The Black Creek Trail

Trail at a Glance
Length: 41 miles
States: Mississippi
Difficulty: Moderate
Season: Early spring, fall, and winter
Use: Moderate
Condition: Good to excellent

The Black Creek Trail (BCT) is not only the apex of hiking in the Magnolia State, it is also one of the finest hiking trails in the Southeastern United States. This path makes a 41-mile trek through rich, diverse woodlands of the De Soto National Forest that veil the corridor of the Black Creek watershed. Black Creek itself is so eye appealing as to be a federally designated wild and scenic river, the only one in the state of Mississippi. It is along this creek that much of the trail travels, offering views of the tea-colored waters that contrast with burning white sandbars, banked against verdant green forests so thick as to seem impenetrable. But somehow, the Black Creek Trail works its way up the river valley, not only along the clear waterway, but also over innumerable side creeks, spanned by boardwalks and footbridges. There is still water back here, too, where cypress and gum trees emerge from the dark swamps, adding to the junglesque character of the Black Creek watershed. It's not all water and deep woods in the Gulf Coast Plain of Mississippi—there are also open pine forests that reach for the sky in the hill country that abuts the Black Creek floodplain. These forests offer a contrast to the rich woodlands along the creek.

Overnight camping opportunities are nearly limitless. Water and flat spots are frequent. Many backpackers like to camp on the sandbars for scenery, breezes, and escape from the mosquitoes, which can be troublesome in late spring, early summer, and after thunderstorms. However, the shoulder seasons are ideal for trail travel, namely the months of March, April, October, and November, and winter is a viable option. In summer, hot days, warm nights, and annoying insects keep away most sane backpackers. The BCT is moderately used and backpackers seeking solitude will have it any time of year during the week. Weekends won't be bad, and the numerous camping possibilities assure solitude for those willing to find it.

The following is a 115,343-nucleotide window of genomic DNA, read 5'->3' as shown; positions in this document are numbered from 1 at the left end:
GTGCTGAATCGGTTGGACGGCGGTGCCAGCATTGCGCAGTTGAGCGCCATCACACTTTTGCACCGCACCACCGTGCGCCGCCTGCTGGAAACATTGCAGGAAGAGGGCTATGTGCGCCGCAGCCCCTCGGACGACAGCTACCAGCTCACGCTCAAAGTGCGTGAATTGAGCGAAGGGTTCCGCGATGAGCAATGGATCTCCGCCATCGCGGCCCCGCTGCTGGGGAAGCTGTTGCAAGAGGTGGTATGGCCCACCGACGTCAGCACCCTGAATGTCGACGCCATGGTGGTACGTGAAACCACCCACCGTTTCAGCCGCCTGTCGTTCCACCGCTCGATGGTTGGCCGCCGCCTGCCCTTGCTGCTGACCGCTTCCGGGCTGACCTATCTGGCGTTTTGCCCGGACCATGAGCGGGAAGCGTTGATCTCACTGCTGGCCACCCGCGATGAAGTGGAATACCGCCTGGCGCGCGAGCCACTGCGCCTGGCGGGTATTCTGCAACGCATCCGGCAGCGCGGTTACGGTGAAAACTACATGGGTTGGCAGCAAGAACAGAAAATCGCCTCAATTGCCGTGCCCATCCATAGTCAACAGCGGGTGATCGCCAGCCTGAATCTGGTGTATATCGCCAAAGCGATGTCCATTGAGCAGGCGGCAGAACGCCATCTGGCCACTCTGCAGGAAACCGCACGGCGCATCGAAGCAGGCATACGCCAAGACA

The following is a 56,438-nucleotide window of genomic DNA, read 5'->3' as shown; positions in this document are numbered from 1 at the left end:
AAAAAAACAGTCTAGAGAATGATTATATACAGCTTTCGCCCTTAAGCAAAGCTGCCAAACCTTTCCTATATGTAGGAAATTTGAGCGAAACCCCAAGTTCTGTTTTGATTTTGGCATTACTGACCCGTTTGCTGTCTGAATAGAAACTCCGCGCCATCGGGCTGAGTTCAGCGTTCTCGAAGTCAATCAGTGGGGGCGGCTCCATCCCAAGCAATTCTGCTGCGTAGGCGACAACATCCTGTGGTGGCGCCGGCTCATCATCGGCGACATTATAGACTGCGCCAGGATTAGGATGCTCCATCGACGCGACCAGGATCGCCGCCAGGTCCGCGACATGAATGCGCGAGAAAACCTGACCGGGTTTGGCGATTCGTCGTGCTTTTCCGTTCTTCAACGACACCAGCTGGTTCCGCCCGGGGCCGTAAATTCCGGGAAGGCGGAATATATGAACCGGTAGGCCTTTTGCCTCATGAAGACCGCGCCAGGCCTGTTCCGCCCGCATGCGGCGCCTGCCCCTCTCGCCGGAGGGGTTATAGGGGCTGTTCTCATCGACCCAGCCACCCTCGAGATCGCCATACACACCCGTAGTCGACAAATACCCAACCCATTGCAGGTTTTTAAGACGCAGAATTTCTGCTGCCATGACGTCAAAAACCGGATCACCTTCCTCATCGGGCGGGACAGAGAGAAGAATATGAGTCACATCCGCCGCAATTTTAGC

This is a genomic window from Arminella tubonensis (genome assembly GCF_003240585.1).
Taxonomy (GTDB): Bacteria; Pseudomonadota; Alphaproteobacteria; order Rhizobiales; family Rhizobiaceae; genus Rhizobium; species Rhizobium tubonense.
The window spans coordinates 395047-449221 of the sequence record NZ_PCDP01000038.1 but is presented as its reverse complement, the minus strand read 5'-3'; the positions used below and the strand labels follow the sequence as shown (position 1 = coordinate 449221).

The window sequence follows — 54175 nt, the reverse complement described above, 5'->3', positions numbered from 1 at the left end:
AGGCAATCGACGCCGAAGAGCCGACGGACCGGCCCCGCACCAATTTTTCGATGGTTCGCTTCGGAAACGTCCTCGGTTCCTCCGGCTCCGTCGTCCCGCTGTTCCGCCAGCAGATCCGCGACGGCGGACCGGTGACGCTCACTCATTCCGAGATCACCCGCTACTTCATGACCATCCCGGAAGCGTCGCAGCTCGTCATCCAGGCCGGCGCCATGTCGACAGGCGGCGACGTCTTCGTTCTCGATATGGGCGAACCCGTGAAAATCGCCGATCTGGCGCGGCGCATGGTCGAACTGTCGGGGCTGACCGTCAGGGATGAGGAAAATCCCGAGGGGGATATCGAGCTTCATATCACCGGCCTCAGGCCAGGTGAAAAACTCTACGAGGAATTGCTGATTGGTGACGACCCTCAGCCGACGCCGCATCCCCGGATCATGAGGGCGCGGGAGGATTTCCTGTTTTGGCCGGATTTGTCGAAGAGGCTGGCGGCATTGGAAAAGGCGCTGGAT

Another upside is a local shuttle service for one-way hikers. Black Creek Canoe Rental not only rents canoes and offers shuttle services for Black Creek paddlers, they also serve hikers and backpackers who want to hike a portion of the trail or tackle it from end to end. I have used their service and highly recommend them.

No instantly accessible resupply points exist along the Black Creek Trail. However, backpackers can easily carry enough food and gear for the 41-mile trip, whether they do it in 3, 4, 5, or 6 nights. Be apprised that at one point, the path does venture about a mile from the hamlet of Brooklyn, where there are a couple of small stores, selling snacks and such. Black Creek Canoe Rental, also in Brooklyn, has some camp supplies. The only real downside for hikers is Camp Shelby, a nearby military installation that occasionally explodes bombs, breaking the area's solitude. Overall, the Black Creek experience is not one to be missed. For a two-pronged adventure, consider doing what I have done in the past, canoeing a few days down Black Creek, travelling the 31 miles from Big Creek Landing to Fairley Bridge Landing, then backpacking up the Black Creek Trail, 41 miles from Fairley Bridge Landing back to Big Creek Landing.



Sign up to Away's Travel Insider

Preview newsletter »